Getty Images / Peter Kuzundzic

Why Iran Nuclear Deal Is An Urgent Issue For President Obama

Is the U.S. Congress the biggest threat to already faltering nuclear negotiations with Iran?

By Sebastian Martinez | November 12, 2014

The deadline on a nuclear deal with Iran is inching closer, and President Obama is now facing a potential threat to negotiations from home.  

Basically, the U.S. and European Union want to stop Iran from any sort of progress on making a nuclear weapon, and in exchange they're willing to suspend some of the numerous sanctions on the Middle Eastern country. (Video via ODN)

Now the president faces a class of incoming Republican members of Congress, led by likely Senate Majority Leader Mitch McConnell, who aren't too hot on suspending sanctions on Iran and could look to derail any potential deal. (Video via Voice of America)

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At least that's the argument some outlets are making, like CNN, which argues Republicans would be particularly obstinate given their perceived mandate: "Republicans — long skeptical of the talks — are increasingly furious that Obama might sideline Congress to finalize an accord."

But some outlets make it seem like congressional opposition to talks with Iran and potentially lifting some sanctions is more politically motivated.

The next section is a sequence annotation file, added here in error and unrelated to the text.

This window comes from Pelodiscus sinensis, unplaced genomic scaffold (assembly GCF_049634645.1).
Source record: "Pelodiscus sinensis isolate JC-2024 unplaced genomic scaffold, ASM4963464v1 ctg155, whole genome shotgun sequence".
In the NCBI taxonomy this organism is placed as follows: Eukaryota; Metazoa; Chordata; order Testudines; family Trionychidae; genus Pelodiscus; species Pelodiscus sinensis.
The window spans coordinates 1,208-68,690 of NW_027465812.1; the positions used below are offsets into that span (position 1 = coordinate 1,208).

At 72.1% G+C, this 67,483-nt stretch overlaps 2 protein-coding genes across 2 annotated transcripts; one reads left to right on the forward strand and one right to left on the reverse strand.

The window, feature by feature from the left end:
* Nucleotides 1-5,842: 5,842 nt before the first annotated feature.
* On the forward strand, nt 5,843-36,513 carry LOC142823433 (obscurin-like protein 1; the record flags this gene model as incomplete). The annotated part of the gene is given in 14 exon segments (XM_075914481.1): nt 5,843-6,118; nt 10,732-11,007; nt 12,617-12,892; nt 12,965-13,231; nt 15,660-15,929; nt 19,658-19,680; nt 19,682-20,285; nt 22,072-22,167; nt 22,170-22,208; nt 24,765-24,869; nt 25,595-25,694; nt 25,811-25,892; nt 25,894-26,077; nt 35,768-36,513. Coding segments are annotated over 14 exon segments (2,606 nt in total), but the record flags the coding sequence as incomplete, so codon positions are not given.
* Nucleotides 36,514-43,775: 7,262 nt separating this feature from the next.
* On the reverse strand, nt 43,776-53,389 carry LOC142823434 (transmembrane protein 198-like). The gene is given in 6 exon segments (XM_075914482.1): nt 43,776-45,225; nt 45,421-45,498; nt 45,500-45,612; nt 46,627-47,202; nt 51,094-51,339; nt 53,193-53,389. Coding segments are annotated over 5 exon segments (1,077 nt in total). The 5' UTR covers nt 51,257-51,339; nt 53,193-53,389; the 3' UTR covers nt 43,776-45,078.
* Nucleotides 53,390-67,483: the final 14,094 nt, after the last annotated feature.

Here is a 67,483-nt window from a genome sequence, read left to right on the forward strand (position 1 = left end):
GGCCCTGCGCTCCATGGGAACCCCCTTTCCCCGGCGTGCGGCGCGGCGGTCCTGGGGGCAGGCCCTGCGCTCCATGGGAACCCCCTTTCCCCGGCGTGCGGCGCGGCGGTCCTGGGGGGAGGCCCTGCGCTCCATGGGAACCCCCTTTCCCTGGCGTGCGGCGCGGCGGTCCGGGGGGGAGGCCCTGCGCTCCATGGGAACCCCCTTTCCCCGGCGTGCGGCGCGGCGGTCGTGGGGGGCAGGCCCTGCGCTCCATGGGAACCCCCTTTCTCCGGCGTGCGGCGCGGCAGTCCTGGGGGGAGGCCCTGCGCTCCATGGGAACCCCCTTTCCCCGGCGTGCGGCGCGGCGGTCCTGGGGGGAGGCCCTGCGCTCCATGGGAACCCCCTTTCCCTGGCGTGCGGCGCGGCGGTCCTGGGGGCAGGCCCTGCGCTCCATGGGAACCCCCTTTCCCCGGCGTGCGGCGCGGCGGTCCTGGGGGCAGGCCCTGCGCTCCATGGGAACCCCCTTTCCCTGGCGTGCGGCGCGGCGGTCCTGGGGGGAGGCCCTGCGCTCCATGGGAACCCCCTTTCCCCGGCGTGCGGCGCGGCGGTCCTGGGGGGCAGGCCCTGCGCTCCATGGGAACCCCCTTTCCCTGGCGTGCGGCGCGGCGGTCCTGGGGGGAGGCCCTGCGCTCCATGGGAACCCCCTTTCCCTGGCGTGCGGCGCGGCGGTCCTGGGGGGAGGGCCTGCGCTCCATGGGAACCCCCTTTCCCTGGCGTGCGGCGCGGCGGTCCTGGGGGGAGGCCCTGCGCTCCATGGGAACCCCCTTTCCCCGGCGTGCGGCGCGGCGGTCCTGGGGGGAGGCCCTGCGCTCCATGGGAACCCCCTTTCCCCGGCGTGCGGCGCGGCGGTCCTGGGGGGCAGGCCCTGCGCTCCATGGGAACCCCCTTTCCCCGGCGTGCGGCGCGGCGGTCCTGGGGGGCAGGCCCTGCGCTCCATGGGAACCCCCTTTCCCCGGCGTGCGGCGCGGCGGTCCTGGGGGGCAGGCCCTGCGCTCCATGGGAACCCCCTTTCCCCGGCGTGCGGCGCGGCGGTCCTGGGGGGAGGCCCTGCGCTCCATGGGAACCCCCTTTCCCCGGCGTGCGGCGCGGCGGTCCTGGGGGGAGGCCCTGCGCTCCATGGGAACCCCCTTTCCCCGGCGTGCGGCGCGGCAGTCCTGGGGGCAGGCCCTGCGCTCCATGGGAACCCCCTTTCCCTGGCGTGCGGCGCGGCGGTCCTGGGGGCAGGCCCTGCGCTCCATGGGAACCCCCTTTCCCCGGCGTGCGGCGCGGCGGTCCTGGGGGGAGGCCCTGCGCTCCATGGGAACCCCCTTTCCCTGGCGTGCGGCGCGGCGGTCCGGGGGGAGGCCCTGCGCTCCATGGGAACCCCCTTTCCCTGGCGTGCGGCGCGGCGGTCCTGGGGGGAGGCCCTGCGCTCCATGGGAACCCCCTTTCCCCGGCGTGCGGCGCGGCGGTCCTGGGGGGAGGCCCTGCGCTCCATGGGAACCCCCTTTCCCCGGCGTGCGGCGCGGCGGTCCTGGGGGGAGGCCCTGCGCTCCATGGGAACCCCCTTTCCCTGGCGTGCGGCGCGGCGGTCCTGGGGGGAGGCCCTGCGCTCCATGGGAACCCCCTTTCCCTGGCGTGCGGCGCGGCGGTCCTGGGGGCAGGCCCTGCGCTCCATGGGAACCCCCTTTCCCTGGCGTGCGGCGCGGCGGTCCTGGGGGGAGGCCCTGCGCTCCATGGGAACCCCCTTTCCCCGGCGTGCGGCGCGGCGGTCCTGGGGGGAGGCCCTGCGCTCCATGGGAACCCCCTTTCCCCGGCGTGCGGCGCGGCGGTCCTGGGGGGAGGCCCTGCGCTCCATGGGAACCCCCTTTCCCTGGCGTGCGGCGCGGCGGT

In particular, as Politico points out, Republicans could be eager to shut down the president's negotiations because a nuclear deal with Iran would constitute one of "Barack Obama's few remaining chances for a second-term policy legacy."

That "legacy" word is important because foreign policy is often a popular area for second-term presidents trying to cement their place in history, and the president's trip to Asia immediately following the elections seemed particularly significant to some. (Video via The White House)

In fact, the word "legacy" was all over coverage of the president's trip, with many outlets pointing to a possible trade deal as another opportunity for the president's legacy.

And Republicans might ultimately need to get involved if they want to trounce the president's Iran plan, because even though the outlook on current talks doesn't look great, some analysts argue the president still has momentum. 

BOBBY GHOSH VIA CNN: "Deadlines can and have in the past been changed. ... In January you will have a Republican Congress and the Iranians know that once that happens, that's also going to undermine the chances of a deal, so there's a lot of pressure on them to do a deal quickly."

That current deadline is Nov. 24, when the current interim yearlong deal with Iran expires. 

This video includes images from Getty Images and music from Chris Zabriskie / CC BY 3.0.

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